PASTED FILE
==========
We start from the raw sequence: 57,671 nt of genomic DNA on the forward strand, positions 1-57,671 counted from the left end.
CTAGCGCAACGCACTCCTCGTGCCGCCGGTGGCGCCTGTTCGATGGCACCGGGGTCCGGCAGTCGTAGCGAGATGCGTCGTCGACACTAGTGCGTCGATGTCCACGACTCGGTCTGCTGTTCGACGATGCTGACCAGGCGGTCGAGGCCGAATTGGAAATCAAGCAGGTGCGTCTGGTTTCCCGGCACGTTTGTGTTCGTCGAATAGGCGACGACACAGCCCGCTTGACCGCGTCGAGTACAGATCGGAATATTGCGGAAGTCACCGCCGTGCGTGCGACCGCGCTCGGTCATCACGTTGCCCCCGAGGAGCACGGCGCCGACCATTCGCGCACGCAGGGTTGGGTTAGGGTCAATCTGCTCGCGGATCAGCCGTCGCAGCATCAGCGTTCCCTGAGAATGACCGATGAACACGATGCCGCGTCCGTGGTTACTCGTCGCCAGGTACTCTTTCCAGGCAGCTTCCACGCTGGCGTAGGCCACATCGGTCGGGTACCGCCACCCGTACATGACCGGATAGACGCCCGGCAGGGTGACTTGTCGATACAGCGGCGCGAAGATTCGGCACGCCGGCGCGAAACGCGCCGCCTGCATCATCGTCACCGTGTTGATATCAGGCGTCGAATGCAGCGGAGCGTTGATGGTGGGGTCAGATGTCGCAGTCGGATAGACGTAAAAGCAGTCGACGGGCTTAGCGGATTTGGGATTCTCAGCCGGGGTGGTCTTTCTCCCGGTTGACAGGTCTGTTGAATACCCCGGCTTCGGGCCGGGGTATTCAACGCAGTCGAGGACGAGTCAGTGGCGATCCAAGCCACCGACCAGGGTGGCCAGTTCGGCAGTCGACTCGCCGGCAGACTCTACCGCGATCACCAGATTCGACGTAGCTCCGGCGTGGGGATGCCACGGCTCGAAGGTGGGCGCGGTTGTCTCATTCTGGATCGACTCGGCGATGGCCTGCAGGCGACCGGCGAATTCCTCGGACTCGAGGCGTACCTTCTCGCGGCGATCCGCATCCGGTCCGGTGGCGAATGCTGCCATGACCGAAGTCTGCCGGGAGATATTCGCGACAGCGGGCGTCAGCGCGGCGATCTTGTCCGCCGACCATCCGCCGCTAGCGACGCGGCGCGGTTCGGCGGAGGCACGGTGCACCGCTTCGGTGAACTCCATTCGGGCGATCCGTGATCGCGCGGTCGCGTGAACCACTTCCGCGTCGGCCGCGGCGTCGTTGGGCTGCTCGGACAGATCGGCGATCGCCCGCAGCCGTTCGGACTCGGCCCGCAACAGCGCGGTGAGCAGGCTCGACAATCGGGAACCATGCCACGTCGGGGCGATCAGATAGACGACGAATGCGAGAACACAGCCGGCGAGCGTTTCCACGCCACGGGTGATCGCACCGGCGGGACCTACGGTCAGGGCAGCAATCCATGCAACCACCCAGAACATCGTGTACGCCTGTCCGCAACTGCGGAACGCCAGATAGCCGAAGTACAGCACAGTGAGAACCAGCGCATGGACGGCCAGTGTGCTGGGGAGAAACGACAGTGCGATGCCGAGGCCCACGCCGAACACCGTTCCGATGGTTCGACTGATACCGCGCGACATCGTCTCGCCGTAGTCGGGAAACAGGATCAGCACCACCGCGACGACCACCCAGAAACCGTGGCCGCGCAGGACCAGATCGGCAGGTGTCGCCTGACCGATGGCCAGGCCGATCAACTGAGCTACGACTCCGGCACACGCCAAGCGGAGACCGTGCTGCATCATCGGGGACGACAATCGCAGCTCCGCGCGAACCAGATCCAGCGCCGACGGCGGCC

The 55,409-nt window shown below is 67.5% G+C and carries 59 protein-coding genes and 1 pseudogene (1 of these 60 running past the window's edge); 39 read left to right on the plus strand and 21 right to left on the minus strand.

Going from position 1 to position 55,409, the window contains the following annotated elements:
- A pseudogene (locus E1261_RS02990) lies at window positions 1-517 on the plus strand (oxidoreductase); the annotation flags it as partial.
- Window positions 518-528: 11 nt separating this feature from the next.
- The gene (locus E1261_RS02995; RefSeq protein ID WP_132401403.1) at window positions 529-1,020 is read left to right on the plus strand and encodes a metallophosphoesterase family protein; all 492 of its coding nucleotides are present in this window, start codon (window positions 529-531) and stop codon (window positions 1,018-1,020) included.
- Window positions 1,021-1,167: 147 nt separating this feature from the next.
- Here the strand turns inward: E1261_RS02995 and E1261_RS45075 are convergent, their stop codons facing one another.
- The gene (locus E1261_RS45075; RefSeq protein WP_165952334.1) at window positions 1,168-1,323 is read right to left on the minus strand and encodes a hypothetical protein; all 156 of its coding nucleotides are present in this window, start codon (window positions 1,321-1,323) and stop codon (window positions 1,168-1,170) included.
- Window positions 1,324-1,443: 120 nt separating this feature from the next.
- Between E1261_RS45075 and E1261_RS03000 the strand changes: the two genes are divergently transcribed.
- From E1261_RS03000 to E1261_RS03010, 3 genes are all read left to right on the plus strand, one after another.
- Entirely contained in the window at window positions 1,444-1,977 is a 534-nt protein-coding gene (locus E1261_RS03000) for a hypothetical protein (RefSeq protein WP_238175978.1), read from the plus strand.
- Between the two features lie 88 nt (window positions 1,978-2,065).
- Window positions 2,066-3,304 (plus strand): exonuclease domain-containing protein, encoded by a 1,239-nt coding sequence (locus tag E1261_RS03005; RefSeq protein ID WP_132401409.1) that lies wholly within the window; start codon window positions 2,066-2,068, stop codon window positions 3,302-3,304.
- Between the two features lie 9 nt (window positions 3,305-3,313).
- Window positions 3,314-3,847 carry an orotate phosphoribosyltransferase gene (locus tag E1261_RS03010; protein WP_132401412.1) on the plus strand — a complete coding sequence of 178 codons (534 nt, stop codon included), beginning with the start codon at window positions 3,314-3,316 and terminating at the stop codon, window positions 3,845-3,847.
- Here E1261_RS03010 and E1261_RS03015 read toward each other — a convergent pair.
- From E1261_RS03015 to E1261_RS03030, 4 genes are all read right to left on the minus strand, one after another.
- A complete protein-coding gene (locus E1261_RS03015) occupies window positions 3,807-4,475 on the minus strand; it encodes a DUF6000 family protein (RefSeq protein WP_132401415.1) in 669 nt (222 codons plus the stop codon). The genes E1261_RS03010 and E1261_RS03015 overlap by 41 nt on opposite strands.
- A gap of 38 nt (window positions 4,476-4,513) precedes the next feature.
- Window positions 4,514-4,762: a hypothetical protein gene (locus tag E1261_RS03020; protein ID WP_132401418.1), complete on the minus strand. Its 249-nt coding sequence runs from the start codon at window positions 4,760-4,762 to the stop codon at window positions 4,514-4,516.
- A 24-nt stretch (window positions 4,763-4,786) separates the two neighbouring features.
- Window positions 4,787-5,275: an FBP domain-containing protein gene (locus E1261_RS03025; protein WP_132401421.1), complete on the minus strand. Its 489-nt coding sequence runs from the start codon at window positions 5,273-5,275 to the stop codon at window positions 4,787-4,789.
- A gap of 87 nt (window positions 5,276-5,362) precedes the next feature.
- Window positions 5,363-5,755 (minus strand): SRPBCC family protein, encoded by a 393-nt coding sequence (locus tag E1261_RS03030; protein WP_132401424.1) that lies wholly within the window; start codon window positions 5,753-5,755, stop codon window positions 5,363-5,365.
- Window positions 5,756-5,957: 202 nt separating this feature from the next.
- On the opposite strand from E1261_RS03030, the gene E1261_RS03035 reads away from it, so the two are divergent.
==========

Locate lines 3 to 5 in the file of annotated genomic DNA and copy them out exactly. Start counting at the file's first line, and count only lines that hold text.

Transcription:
The 55,409-nt window shown below is 67.5% G+C and carries 59 protein-coding genes and 1 pseudogene (1 of these 60 running past the window's edge); 39 read left to right on the plus strand and 21 right to left on the minus strand.

Going from position 1 to position 55,409, the window contains the following annotated elements:
- A pseudogene (locus E1261_RS02990) lies at window positions 1-517 on the plus strand (oxidoreductase); the annotation flags it as partial.